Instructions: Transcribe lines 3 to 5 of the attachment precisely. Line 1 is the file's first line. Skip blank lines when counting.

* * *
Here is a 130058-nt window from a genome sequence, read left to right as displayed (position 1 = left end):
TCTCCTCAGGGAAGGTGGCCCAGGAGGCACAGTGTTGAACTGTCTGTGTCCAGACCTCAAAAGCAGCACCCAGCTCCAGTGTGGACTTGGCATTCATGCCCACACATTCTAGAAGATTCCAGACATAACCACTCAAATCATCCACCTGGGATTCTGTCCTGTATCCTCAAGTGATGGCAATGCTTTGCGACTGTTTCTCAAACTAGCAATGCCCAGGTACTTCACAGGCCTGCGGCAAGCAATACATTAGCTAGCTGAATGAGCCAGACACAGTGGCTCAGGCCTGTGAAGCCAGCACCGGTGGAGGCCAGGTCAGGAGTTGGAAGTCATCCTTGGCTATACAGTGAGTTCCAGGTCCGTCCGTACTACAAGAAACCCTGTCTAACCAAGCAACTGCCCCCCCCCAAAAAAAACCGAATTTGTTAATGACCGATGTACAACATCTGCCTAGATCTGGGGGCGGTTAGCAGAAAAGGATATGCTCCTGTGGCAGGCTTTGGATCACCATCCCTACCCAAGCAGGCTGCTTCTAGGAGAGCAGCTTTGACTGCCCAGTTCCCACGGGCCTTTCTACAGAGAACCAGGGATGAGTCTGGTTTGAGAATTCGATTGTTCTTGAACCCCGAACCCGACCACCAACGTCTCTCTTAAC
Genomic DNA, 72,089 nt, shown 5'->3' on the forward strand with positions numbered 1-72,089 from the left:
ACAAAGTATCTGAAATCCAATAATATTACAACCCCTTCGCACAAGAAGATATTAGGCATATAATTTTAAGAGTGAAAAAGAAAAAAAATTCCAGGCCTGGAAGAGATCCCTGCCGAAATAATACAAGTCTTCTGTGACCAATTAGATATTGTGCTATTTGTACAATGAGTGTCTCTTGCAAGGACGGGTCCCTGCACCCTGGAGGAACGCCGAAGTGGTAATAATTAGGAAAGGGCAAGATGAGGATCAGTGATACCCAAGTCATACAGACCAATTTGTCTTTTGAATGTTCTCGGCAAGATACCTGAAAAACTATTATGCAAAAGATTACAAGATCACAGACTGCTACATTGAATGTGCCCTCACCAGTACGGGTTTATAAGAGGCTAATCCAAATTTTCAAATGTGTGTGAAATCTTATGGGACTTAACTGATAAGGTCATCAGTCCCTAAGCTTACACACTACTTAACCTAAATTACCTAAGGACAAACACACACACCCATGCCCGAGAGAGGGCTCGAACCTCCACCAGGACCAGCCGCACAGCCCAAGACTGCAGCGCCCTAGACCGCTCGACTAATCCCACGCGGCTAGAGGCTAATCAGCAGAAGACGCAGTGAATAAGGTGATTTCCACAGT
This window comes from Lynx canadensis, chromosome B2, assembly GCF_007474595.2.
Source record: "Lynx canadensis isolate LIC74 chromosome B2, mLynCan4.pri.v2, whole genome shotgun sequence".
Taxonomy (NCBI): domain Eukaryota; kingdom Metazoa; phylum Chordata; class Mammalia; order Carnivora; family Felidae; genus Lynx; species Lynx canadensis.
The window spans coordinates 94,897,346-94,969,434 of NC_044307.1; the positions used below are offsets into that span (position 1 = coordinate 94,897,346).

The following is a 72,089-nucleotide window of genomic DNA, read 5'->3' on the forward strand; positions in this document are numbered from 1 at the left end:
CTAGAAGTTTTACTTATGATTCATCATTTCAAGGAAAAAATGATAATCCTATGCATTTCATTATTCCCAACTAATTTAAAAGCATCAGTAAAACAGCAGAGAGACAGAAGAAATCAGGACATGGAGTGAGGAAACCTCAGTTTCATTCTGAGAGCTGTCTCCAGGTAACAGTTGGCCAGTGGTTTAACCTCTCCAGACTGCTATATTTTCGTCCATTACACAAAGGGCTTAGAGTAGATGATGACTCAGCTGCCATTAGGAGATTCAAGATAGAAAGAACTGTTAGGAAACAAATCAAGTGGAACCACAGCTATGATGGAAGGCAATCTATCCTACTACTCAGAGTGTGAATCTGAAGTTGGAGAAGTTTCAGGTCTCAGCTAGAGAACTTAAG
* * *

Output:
Genomic DNA, 72,089 nt, shown 5'->3' on the forward strand with positions numbered 1-72,089 from the left:
ACAAAGTATCTGAAATCCAATAATATTACAACCCCTTCGCACAAGAAGATATTAGGCATATAATTTTAAGAGTGAAAAAGAAAAAAAATTCCAGGCCTGGAAGAGATCCCTGCCGAAATAATACAAGTCTTCTGTGACCAATTAGATATTGTGCTATTTGTACAATGAGTGTCTCTTGCAAGGACGGGTCCCTGCACCCTGGAGGAACGCCGAAGTGGTAATAATTAGGAAAGGGCAAGATGAGGATCAGTGATACCCAAGTCATACAGACCAATTTGTCTTTTGAATGTTCTCGGCAAGATACCTGAAAAACTATTATGCAAAAGATTACAAGATCACAGACTGCTACATTGAATGTGCCCTCACCAGTACGGGTTTATAAGAGGCTAATCCAAATTTTCAAATGTGTGTGAAATCTTATGGGACTTAACTGATAAGGTCATCAGTCCCTAAGCTTACACACTACTTAACCTAAATTACCTAAGGACAAACACACACACCCATGCCCGAGAGAGGGCTCGAACCTCCACCAGGACCAGCCGCACAGCCCAAGACTGCAGCGCCCTAGACCGCTCGACTAATCCCACGCGGCTAGAGGCTAATCAGCAGAAGACGCAGTGAATAAGGTGATTTCCACAGT
This window comes from Lynx canadensis, chromosome B2, assembly GCF_007474595.2.